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Posts Tagged ‘C’

Conditional Assignments

‍‍כ״ד תשרי תשס״ז - Sunday, October 15th, 2006

Sometimes, you'll have a scenario with two variables, and you need to use one of them based on a simple test. Rather than a long and awkward if / else statement, C allows the use of the ? : form. It is perfectly acceptable to write:

int i,j,k,l;
i = (j > 5? k : l)

which will set i to k if j is greater than 5, and l otherwise.
Another common use is [sf]?printf statements:

printf("The test %s\n",(status == OK) ? "passed" : "failed");

However, one can't use it to handle selective assignments. The following code is illegal:

int i,j,k;
((i>5) ? j : k) = 5;

This cannot be used to choose whether j or k is set to 5.
There is, however a way this can be done. Using pointer, we can select which one to deference:

*((i>5) ? &j : &k) = 5;

This will work.

Preprocessor #s, ##s, and other weird stuff

‍‍כ״א תשרי תשס״ז - Friday, October 13th, 2006

In the post on strings for enums , I used two types of pound symbols in the preprocessor macros: # and ##. Here's some more detail:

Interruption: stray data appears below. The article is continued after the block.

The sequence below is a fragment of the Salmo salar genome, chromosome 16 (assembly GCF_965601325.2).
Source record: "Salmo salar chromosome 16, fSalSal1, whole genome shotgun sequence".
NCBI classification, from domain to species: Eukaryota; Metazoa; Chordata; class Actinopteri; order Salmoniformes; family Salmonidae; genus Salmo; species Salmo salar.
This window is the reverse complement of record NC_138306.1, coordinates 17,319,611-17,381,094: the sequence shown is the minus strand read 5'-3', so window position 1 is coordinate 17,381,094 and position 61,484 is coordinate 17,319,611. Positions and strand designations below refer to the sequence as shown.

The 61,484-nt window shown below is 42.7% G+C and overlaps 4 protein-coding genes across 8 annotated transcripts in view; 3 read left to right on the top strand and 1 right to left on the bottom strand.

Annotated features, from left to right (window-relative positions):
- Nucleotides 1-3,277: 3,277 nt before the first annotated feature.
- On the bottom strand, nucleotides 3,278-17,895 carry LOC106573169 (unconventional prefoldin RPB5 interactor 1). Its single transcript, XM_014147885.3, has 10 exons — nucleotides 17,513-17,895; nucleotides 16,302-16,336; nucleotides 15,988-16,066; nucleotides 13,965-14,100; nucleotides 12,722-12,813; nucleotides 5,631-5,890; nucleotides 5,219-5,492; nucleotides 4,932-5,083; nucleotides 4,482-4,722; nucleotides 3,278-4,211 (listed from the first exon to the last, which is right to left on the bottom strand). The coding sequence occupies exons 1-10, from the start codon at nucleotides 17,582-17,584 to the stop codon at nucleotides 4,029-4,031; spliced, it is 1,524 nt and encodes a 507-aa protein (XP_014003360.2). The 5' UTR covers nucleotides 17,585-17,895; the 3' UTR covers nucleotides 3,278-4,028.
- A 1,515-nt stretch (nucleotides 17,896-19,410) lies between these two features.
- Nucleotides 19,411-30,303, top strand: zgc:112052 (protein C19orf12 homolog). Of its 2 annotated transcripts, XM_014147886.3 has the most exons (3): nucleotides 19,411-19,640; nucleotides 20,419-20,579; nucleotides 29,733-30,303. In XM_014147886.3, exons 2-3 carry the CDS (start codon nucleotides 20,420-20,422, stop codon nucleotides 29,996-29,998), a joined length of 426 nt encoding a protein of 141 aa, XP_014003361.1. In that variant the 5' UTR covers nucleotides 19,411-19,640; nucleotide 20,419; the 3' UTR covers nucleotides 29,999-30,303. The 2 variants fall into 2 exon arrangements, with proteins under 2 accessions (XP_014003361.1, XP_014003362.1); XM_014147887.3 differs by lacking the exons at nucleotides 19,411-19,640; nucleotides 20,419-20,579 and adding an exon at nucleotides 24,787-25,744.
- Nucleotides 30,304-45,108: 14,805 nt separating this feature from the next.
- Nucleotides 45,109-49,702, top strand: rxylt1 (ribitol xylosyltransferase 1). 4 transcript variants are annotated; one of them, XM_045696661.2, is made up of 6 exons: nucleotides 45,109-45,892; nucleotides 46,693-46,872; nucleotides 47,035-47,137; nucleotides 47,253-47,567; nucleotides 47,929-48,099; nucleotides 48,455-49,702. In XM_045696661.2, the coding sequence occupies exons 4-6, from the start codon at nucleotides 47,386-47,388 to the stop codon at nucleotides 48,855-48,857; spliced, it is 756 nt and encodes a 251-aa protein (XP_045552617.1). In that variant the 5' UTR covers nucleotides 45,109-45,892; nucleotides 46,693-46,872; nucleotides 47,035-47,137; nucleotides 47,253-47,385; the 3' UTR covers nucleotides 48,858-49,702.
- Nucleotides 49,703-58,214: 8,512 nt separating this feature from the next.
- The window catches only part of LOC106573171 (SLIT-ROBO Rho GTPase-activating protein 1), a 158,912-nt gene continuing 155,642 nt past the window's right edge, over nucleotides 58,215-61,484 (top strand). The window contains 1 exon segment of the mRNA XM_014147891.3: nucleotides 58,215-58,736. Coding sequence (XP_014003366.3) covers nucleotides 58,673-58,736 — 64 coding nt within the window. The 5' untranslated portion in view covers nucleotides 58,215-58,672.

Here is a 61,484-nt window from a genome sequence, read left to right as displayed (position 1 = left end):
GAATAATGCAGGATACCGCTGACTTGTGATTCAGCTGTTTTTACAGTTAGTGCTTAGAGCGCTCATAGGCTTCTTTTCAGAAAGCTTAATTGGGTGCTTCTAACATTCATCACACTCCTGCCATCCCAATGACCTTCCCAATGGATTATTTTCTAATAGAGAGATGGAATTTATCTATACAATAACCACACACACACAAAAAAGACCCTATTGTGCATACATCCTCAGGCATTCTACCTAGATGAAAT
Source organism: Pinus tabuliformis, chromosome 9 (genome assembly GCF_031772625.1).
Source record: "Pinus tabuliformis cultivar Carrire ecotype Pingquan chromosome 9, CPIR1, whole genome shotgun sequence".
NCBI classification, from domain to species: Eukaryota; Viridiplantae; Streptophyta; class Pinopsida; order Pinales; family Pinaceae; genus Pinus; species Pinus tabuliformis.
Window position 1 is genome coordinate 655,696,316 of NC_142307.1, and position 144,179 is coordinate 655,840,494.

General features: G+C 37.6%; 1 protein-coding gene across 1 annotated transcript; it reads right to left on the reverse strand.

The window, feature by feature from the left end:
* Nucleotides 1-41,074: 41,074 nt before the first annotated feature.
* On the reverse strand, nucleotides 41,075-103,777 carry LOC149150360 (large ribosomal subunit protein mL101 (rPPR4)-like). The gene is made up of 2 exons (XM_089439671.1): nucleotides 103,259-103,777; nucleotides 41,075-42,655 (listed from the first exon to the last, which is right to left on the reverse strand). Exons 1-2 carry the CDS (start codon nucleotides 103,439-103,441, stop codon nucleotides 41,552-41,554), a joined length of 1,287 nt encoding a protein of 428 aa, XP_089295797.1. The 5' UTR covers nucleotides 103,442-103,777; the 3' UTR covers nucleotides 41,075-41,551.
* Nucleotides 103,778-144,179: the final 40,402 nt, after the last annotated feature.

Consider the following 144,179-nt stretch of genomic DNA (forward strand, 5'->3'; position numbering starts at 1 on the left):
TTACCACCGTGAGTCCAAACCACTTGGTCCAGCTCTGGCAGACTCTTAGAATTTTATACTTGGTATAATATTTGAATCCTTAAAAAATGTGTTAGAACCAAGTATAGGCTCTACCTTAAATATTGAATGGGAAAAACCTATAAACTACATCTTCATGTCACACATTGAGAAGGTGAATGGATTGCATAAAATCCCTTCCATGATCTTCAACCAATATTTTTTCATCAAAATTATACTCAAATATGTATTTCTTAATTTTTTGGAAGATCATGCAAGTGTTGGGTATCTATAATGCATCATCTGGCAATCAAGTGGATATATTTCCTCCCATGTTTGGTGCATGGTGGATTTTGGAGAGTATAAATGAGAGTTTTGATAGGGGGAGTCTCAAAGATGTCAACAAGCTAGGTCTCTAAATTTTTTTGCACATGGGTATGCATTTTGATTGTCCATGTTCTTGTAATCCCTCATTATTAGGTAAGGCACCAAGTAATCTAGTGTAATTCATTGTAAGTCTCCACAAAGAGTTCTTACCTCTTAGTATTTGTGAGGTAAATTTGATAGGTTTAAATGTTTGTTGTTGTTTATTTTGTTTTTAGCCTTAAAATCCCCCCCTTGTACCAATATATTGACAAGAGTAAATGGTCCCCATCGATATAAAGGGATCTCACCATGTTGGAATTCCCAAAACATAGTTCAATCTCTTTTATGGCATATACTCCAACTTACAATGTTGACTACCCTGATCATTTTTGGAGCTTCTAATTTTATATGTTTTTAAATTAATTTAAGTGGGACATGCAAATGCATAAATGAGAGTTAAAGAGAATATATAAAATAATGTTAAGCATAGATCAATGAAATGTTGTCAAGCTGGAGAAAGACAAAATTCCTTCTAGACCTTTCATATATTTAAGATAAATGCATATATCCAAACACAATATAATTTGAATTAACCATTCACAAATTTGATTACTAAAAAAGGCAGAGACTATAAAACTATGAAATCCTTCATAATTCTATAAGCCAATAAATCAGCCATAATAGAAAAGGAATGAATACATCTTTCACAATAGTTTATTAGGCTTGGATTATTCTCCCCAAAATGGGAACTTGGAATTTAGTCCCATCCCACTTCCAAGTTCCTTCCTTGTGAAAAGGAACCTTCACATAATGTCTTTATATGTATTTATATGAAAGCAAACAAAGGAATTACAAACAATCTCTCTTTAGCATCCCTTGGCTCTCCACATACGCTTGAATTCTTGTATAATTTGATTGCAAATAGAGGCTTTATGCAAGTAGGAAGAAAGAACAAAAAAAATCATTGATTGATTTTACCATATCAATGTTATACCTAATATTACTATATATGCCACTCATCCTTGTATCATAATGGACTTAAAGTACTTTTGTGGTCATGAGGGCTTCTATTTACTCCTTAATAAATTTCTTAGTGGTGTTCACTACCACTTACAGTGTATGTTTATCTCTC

i++ Incremements and Execution Sequence

‍‍ט״ז תשרי תשס״ז - Saturday, October 7th, 2006


What will the following code print?

int i = 5;
printf("%d ", i++ * i++);
printf("%d\n", i);


Multiple Pointer Declarations

‍‍י״ד תשרי תשס״ז - Friday, October 6th, 2006

Quick quiz:

What does the following code do:

char* p1, p2


Creating an array of strings for an enum

‍‍י״ב תשרי תשס״ז - Tuesday, October 3rd, 2006

A common issue in writing C based test tools is the desire to be able to show a user a list of all enums. This, of course, is technically impossible, as the mapping from enum to int is one way only. However, the following trick lets you create a two dimensional character array who's index is the enum (cast to int, to be pedantic) is an index to a string containing the name of the enum.

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Last Modified: September 04, 2006 @ 02:11 CST

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